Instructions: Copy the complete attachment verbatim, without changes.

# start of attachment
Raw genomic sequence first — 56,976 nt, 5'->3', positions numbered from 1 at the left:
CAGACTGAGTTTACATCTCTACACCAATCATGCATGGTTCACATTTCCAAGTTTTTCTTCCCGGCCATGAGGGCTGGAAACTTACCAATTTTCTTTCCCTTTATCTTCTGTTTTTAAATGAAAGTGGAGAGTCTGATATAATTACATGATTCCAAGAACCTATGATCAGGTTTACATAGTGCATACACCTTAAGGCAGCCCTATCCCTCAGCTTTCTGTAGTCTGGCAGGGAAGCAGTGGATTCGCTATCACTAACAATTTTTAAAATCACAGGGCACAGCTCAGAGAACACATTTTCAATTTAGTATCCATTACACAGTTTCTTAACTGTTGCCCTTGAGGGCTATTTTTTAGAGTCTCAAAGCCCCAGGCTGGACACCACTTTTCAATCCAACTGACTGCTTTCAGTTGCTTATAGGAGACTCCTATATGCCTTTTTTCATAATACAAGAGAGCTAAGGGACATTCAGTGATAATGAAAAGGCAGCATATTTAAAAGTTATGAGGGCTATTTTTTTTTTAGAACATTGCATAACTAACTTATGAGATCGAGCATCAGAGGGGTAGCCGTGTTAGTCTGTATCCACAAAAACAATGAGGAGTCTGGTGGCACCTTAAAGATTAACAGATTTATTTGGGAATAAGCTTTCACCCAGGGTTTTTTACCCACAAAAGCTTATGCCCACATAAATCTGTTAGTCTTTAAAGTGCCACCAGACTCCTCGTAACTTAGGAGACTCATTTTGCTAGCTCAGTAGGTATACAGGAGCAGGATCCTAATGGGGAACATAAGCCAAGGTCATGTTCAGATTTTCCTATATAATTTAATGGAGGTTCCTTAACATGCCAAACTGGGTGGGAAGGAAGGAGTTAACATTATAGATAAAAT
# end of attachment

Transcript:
Raw genomic sequence first — 56,976 nt, 5'->3', positions numbered from 1 at the left:
CAGACTGAGTTTACATCTCTACACCAATCATGCATGGTTCACATTTCCAAGTTTTTCTTCCCGGCCATGAGGGCTGGAAACTTACCAATTTTCTTTCCCTTTATCTTCTGTTTTTAAATGAAAGTGGAGAGTCTGATATAATTACATGATTCCAAGAACCTATGATCAGGTTTACATAGTGCATACACCTTAAGGCAGCCCTATCCCTCAGCTTTCTGTAGTCTGGCAGGGAAGCAGTGGATTCGCTATCACTAACAATTTTTAAAATCACAGGGCACAGCTCAGAGAACACATTTTCAATTTAGTATCCATTACACAGTTTCTTAACTGTTGCCCTTGAGGGCTATTTTTTAGAGTCTCAAAGCCCCAGGCTGGACACCACTTTTCAATCCAACTGACTGCTTTCAGTTGCTTATAGGAGACTCCTATATGCCTTTTTTCATAATACAAGAGAGCTAAGGGACATTCAGTGATAATGAAAAGGCAGCATATTTAAAAGTTATGAGGGCTATTTTTTTTTTAGAACATTGCATAACTAACTTATGAGATCGAGCATCAGAGGGGTAGCCGTGTTAGTCTGTATCCACAAAAACAATGAGGAGTCTGGTGGCACCTTAAAGATTAACAGATTTATTTGGGAATAAGCTTTCACCCAGGGTTTTTTACCCACAAAAGCTTATGCCCACATAAATCTGTTAGTCTTTAAAGTGCCACCAGACTCCTCGTAACTTAGGAGACTCATTTTGCTAGCTCAGTAGGTATACAGGAGCAGGATCCTAATGGGGAACATAAGCCAAGGTCATGTTCAGATTTTCCTATATAATTTAATGGAGGTTCCTTAACATGCCAAACTGGGTGGGAAGGAAGGAGTTAACATTATAGATAAAAT